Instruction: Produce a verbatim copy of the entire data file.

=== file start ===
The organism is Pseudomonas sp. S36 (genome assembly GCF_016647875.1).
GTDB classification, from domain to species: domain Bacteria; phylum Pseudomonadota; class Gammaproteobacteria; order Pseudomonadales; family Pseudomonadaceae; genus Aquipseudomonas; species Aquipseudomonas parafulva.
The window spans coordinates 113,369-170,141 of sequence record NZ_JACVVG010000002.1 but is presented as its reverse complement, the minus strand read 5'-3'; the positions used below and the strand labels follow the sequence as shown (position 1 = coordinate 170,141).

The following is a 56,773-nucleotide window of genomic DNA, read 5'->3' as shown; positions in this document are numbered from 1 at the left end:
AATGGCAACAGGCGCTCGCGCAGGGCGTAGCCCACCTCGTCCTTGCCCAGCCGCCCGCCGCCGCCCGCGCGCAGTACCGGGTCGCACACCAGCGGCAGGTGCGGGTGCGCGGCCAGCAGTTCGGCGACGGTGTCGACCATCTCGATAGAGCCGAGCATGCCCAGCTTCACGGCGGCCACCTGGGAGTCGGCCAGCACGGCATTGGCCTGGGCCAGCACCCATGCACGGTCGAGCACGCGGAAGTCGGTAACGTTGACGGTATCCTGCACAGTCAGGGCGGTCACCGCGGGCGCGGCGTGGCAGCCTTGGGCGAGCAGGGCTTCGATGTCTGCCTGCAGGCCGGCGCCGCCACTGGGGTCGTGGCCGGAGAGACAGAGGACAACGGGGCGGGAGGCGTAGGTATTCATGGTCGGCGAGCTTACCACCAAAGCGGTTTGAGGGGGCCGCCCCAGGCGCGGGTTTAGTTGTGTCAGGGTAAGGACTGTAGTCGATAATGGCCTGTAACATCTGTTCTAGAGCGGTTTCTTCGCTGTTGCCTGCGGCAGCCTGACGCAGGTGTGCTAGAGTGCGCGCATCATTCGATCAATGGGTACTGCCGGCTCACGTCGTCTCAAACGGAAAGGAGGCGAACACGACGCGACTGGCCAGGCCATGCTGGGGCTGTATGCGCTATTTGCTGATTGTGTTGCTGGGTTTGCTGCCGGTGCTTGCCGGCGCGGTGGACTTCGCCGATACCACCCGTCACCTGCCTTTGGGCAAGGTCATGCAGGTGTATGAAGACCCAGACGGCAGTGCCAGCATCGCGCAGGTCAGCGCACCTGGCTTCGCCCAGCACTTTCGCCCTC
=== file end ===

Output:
The organism is Pseudomonas sp. S36 (genome assembly GCF_016647875.1).
GTDB classification, from domain to species: domain Bacteria; phylum Pseudomonadota; class Gammaproteobacteria; order Pseudomonadales; family Pseudomonadaceae; genus Aquipseudomonas; species Aquipseudomonas parafulva.
The window spans coordinates 113,369-170,141 of sequence record NZ_JACVVG010000002.1 but is presented as its reverse complement, the minus strand read 5'-3'; the positions used below and the strand labels follow the sequence as shown (position 1 = coordinate 170,141).

The following is a 56,773-nucleotide window of genomic DNA, read 5'->3' as shown; positions in this document are numbered from 1 at the left end:
AATGGCAACAGGCGCTCGCGCAGGGCGTAGCCCACCTCGTCCTTGCCCAGCCGCCCGCCGCCGCCCGCGCGCAGTACCGGGTCGCACACCAGCGGCAGGTGCGGGTGCGCGGCCAGCAGTTCGGCGACGGTGTCGACCATCTCGATAGAGCCGAGCATGCCCAGCTTCACGGCGGCCACCTGGGAGTCGGCCAGCACGGCATTGGCCTGGGCCAGCACCCATGCACGGTCGAGCACGCGGAAGTCGGTAACGTTGACGGTATCCTGCACAGTCAGGGCGGTCACCGCGGGCGCGGCGTGGCAGCCTTGGGCGAGCAGGGCTTCGATGTCTGCCTGCAGGCCGGCGCCGCCACTGGGGTCGTGGCCGGAGAGACAGAGGACAACGGGGCGGGAGGCGTAGGTATTCATGGTCGGCGAGCTTACCACCAAAGCGGTTTGAGGGGGCCGCCCCAGGCGCGGGTTTAGTTGTGTCAGGGTAAGGACTGTAGTCGATAATGGCCTGTAACATCTGTTCTAGAGCGGTTTCTTCGCTGTTGCCTGCGGCAGCCTGACGCAGGTGTGCTAGAGTGCGCGCATCATTCGATCAATGGGTACTGCCGGCTCACGTCGTCTCAAACGGAAAGGAGGCGAACACGACGCGACTGGCCAGGCCATGCTGGGGCTGTATGCGCTATTTGCTGATTGTGTTGCTGGGTTTGCTGCCGGTGCTTGCCGGCGCGGTGGACTTCGCCGATACCACCCGTCACCTGCCTTTGGGCAAGGTCATGCAGGTGTATGAAGACCCAGACGGCAGTGCCAGCATCGCGCAGGTCAGCGCACCTGGCTTCGCCCAGCACTTTCGCCCTC